Through our partnership with REN-ISAC and SANS*, MOREnet is able to obtain bulk discounts on SANS training for all our members. The End User training consists of short, high-quality video clips that are easily understandable and pertinent to situations that staff may encounter. You can see a list of the modules at http://www.securingthehuman.org/services/demo-training-lab.
TOP Seven Human Risks (SANS) Addressed by Securing the Human Training:
- Poor password security
- Patching / updating
- Mobile devices
- Sharing too much on social media
- Not realizing you are a target
- Accidental data loss / exposure
The SANS Securing the Human 2016 Security Awareness survey uncovered two key findings:
SUPPORT IS ESSENTIAL: Security awareness teams are not getting the support they need to be successful. Over 50% of awareness personnel surveyed have a budget of $5,000 or less or donÃ¢â‚¬â„¢t know what their budget is. Less than 15% of awareness personnel are dedicated full-time to their job. While this is an improvement from last yearÃ¢â‚¬â„¢s 10%, we are concerned that is still too low. In fact, 64% of people reported spending less than a quarter of their time on awareness. Finally, 35% report not having the executive support they need. Why is all of this important? Because the data shows a strong relationship between the amounts of support you have and the maturity of your security awareness program. We need to do a better job of educating leadership that security cannot be solved by technology alone; it must also address the human factor. Key steps to achieving this include demonstrating to leadership that you have a proven roadmap to creating a secure culture and the metrics to show leadership the impact your program is having.
SOFT SKILLS ARE LACKING: Last year, we reported that soft skills are lacking in security awareness personnel. By soft skills, we mean skills such as communications, change management, learning theory, and behavior modeling. The data told the same story this year: over 80% of security awareness personnel have a technical background, with skills such as debugging network traffic, building websites, or securing a server. However, this also means that many security awareness teams donÃ¢â‚¬â„¢t understand the proven concepts and techniques in changing behavior and culture. In addition, we identified communications as one of the key soft skills lacking. By communications, we mean engaging employees with a meaningful message, delivering the right content to the right people, leveraging multiple communication methods, and building a roadmap that pulls this all together. One successful approach is embedding someone from your communications department into your security team. A second option is to train your awareness team on the new skills they will need. A third option is to contract or hire someone with strong soft skills. Long story short, you not only need security expertise on your awareness team, but you need soft skills, starting with communications.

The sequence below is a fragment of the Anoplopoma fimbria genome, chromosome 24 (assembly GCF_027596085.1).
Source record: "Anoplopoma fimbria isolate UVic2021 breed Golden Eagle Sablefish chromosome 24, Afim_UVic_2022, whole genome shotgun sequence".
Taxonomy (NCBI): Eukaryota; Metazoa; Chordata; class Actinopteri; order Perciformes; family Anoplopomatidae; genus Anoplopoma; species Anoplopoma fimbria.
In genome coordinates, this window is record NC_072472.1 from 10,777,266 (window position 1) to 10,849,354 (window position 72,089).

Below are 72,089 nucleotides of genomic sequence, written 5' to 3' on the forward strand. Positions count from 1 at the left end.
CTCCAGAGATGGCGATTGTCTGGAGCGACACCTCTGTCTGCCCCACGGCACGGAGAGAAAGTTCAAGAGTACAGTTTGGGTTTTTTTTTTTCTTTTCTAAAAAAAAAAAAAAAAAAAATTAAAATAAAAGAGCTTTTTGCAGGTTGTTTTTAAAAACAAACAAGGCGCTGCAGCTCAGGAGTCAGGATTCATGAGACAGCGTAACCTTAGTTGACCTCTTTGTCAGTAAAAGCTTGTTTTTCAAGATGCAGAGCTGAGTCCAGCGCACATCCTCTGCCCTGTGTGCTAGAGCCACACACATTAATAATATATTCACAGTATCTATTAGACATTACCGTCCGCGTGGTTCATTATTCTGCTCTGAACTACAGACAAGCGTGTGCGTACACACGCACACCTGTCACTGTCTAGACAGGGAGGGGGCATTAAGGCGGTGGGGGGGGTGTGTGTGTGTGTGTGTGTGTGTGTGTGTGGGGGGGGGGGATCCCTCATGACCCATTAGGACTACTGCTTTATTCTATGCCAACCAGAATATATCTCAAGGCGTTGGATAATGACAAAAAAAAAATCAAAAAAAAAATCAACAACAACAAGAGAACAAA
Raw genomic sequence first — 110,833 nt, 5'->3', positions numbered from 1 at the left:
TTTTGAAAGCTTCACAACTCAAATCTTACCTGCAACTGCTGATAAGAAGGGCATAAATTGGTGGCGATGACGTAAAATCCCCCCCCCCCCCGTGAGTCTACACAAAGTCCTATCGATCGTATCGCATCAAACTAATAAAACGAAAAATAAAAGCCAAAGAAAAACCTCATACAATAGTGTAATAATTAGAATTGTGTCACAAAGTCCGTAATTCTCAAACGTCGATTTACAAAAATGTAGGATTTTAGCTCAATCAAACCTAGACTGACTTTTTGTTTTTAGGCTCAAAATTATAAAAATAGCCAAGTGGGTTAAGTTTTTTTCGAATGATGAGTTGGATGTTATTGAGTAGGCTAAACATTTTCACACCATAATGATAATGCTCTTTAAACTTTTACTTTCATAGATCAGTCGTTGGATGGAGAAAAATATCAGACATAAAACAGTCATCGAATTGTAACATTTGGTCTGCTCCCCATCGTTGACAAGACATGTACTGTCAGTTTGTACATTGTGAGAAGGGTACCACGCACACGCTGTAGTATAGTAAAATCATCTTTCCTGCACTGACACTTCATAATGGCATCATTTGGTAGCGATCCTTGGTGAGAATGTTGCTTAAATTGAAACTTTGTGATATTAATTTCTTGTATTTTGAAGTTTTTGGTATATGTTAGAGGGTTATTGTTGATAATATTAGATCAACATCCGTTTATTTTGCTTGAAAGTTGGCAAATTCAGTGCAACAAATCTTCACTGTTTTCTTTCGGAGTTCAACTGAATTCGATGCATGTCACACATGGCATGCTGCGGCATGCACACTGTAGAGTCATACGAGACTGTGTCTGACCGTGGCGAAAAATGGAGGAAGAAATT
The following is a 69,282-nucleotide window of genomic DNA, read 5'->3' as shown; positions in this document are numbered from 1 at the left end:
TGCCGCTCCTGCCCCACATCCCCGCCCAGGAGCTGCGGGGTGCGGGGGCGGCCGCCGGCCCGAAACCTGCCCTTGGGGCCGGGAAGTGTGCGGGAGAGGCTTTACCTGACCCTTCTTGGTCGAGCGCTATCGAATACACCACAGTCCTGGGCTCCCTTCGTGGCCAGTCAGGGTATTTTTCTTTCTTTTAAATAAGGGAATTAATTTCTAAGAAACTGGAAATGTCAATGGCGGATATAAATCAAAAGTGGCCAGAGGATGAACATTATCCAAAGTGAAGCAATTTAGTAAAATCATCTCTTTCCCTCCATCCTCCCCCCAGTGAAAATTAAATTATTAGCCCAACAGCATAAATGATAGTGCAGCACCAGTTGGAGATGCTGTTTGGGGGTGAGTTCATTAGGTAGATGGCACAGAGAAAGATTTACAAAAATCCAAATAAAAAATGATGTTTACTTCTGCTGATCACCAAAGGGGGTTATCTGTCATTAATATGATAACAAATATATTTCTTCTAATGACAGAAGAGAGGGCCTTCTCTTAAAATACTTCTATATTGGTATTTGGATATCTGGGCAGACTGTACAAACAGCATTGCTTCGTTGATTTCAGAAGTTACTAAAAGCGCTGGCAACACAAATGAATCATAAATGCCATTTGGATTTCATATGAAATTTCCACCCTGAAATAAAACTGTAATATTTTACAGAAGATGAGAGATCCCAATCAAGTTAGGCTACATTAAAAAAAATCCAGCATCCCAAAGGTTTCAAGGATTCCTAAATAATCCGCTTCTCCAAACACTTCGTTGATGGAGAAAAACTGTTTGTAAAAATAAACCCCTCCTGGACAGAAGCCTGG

Security awareness is hard. TodayÃ¢â‚¬â„¢s security awareness teams donÃ¢â‚¬â„¢t have the support, time, and resources they need to be successful and/or are missing the skills and experience to effectively engage and train their organization. The rest of this report is dedicated to better understanding these two challenges and their different solutions. At MOREnet, we're here to help. Simply email email@example.com for more information on our cyber security operations team.
**Summary from The SANS Securing The Human 2016 Security Awareness survey. To read/access the entire survey, click here: https://securingthehuman.sans.org/media/resources/STH-SecurityAwarenessReport-2016.pdf
Additional Securing the Human Resources: https://securingthehuman.sans.org/resources
Contact firstname.lastname@example.org with your request.